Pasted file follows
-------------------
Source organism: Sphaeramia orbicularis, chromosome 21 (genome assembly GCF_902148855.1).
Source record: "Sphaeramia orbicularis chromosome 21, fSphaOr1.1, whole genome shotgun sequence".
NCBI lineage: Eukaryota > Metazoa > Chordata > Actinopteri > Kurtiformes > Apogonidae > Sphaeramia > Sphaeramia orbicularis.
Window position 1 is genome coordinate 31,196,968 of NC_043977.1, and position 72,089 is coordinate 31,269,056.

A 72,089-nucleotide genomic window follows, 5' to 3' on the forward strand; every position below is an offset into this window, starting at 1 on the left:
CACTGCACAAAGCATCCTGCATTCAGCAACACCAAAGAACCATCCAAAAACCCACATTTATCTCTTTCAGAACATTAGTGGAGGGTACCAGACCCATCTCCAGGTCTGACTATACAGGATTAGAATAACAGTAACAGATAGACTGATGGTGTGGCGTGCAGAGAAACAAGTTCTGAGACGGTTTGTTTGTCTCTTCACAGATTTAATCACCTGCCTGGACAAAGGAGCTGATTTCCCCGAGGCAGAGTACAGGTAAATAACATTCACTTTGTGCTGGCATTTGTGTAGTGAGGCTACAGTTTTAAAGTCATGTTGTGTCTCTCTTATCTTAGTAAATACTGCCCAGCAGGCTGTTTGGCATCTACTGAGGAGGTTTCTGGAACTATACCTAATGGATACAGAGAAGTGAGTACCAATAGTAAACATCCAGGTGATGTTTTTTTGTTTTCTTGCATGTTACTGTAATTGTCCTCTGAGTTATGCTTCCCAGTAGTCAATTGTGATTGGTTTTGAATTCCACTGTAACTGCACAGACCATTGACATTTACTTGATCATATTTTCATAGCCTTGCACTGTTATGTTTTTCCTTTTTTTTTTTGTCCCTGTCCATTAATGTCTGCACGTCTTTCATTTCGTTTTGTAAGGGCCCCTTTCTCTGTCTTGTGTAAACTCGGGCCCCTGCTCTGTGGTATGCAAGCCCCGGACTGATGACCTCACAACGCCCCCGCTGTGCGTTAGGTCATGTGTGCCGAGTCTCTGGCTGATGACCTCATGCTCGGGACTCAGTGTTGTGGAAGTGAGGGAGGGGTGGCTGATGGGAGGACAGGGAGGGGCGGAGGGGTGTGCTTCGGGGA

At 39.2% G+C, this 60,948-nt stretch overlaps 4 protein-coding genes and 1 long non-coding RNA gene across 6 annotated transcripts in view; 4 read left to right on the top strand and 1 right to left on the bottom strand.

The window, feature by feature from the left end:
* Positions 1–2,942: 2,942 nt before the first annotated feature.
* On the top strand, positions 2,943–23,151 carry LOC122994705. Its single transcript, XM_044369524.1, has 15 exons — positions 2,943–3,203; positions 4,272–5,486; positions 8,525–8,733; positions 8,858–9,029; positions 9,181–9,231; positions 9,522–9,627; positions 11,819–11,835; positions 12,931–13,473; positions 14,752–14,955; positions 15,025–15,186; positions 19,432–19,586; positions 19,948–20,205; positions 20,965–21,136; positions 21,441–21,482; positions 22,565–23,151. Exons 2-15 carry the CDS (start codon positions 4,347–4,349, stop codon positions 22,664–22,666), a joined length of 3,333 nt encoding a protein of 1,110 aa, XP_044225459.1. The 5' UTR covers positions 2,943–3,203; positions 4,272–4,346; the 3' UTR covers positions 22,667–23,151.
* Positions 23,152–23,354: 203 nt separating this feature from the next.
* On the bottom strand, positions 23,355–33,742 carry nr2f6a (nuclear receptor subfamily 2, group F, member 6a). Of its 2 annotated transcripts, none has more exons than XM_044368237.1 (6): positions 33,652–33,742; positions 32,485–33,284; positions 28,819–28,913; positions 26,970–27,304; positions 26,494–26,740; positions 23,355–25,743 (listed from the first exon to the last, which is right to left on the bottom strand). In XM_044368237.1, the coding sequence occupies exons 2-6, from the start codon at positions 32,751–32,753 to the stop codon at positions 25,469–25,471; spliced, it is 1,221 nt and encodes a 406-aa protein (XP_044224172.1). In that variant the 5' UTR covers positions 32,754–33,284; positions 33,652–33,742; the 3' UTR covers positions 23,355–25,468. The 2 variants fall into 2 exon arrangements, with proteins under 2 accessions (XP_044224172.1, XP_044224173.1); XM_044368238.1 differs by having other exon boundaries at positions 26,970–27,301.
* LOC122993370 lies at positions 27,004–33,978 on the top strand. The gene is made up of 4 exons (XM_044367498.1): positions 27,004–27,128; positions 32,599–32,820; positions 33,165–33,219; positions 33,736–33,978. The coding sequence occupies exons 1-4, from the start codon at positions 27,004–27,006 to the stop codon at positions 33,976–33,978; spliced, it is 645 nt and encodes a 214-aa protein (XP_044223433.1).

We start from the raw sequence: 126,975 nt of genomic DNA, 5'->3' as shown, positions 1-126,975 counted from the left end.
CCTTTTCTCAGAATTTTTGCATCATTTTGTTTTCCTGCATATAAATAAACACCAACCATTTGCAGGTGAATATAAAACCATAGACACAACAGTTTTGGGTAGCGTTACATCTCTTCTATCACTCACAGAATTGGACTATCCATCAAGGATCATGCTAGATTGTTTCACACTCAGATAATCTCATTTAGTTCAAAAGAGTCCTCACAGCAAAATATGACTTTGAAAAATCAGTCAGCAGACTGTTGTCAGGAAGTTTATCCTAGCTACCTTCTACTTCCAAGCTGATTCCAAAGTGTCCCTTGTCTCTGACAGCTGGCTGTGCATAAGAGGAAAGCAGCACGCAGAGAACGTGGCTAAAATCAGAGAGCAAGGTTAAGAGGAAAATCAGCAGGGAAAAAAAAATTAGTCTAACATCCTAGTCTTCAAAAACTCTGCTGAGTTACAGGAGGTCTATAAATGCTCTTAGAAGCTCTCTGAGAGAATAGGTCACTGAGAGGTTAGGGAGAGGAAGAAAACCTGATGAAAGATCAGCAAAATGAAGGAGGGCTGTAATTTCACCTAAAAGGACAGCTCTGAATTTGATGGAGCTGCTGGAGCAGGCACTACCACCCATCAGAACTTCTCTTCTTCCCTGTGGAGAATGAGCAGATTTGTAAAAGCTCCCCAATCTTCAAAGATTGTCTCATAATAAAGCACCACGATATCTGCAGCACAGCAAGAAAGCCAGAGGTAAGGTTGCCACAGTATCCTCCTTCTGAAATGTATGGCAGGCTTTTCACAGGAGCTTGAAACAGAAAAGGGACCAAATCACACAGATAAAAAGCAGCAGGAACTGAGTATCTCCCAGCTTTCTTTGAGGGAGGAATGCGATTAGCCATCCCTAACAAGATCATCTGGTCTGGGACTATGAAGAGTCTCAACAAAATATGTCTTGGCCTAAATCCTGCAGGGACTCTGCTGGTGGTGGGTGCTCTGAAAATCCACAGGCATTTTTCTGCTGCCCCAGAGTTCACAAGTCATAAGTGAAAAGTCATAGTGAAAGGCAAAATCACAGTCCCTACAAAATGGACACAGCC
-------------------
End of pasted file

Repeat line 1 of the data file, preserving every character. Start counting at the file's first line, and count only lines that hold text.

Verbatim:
Source organism: Sphaeramia orbicularis, chromosome 21 (genome assembly GCF_902148855.1).